hugBlessed Mother Teresa is quoted as saying, “Let anyone who comes to you go away feeling better and happier. Everyone should see goodness in your face, in your eyes, in your smile. Joy shows from the eyes. It appears when we speak and walk. It cannot be kept closed inside us. It reacts outside. Joy is very infectious.” How often do you exude this kind of joy in your own home? Would your spouse say this is the state in which he/she encounters you on a daily basis? This week, let’s take a cue from this holy woman, who wedded herself to Christ, and imitate her great joy in our own marriages.

This week, express joy in your marriage by:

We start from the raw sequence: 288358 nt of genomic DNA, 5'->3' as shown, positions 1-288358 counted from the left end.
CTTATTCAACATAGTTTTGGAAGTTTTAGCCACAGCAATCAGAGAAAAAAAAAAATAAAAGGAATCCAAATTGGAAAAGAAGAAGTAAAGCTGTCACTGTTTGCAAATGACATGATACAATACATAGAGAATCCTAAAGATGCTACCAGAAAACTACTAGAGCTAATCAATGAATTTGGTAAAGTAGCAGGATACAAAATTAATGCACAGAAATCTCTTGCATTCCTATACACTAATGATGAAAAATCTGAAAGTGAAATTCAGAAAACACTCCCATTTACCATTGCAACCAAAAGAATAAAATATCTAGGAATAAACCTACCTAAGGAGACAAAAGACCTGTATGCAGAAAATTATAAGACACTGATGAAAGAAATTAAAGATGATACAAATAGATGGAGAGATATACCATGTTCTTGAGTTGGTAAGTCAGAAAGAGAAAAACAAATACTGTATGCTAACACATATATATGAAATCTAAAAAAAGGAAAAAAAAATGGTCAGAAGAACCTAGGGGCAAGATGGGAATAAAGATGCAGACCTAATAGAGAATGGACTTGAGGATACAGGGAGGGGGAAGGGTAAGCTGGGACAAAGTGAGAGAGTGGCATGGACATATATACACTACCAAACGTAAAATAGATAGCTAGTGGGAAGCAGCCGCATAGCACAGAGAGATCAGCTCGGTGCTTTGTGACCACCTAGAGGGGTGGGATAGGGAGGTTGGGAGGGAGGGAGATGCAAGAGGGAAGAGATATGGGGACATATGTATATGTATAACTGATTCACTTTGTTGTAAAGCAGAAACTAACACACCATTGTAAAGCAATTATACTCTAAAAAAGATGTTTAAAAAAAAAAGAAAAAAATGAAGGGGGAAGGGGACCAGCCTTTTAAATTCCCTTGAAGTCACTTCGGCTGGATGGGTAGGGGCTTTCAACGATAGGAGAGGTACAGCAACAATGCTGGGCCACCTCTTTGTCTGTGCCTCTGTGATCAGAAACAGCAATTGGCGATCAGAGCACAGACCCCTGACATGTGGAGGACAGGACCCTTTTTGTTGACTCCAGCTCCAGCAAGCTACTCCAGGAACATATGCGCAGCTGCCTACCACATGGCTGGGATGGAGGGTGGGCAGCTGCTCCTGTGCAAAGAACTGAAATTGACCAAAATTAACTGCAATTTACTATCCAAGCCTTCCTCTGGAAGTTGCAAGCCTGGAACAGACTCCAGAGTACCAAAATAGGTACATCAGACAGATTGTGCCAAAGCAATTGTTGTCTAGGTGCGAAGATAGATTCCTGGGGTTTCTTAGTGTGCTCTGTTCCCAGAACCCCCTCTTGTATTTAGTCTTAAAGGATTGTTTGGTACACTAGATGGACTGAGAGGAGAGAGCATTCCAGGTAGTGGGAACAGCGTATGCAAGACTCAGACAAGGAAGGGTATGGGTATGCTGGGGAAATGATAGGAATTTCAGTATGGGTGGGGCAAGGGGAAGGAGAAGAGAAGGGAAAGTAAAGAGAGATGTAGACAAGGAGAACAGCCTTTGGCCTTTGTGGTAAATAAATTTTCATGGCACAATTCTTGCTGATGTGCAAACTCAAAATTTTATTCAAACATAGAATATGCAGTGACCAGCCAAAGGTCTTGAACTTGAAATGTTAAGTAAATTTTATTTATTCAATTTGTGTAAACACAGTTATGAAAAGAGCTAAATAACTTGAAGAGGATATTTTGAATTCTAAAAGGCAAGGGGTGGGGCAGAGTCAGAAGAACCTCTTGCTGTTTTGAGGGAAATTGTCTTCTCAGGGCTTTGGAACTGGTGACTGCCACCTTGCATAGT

• Showing affection. Joy is often beautifully expressed in simple physical gestures – holding hands, giving an unexpected big squeeze hug, leaving love notes in lunch boxes or on bathroom mirrors. Do more of that this week.
  • Sharing an activity or hobby together. What is something you both enjoy doing that you haven’t done together in a while? This week, plan a time to do an activity or a hobby you share – go for a bike ride, cook together, see a movie, explore a new place…
  • Laughing/having a sense of humor. Don’t take yourselves too seriously this week. Reminisce together about funny stories from your past. Watch a comedy sketch together (Jim Gaffigan is a Catholic and family-friendly option!). Don’t let stress play too big of a role in your relationship this week, and laugh at yourself when little things go awry.